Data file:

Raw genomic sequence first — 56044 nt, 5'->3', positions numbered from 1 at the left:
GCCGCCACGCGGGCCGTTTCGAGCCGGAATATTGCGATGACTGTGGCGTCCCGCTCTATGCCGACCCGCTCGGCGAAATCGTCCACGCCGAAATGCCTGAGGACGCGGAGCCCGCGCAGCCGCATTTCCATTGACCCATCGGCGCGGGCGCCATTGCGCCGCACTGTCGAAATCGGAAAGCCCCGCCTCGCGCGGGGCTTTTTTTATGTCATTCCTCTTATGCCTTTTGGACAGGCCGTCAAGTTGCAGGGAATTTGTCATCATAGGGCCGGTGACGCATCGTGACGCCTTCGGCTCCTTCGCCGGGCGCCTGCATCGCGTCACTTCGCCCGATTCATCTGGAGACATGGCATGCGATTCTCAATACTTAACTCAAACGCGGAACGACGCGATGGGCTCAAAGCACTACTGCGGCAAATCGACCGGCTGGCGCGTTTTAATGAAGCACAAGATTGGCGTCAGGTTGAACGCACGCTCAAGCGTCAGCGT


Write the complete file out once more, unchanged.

Raw genomic sequence first — 56044 nt, 5'->3', positions numbered from 1 at the left:
GCCGCCACGCGGGCCGTTTCGAGCCGGAATATTGCGATGACTGTGGCGTCCCGCTCTATGCCGACCCGCTCGGCGAAATCGTCCACGCCGAAATGCCTGAGGACGCGGAGCCCGCGCAGCCGCATTTCCATTGACCCATCGGCGCGGGCGCCATTGCGCCGCACTGTCGAAATCGGAAAGCCCCGCCTCGCGCGGGGCTTTTTTTATGTCATTCCTCTTATGCCTTTTGGACAGGCCGTCAAGTTGCAGGGAATTTGTCATCATAGGGCCGGTGACGCATCGTGACGCCTTCGGCTCCTTCGCCGGGCGCCTGCATCGCGTCACTTCGCCCGATTCATCTGGAGACATGGCATGCGATTCTCAATACTTAACTCAAACGCGGAACGACGCGATGGGCTCAAAGCACTACTGCGGCAAATCGACCGGCTGGCGCGTTTTAATGAAGCACAAGATTGGCGTCAGGTTGAACGCACGCTCAAGCGTCAGCGT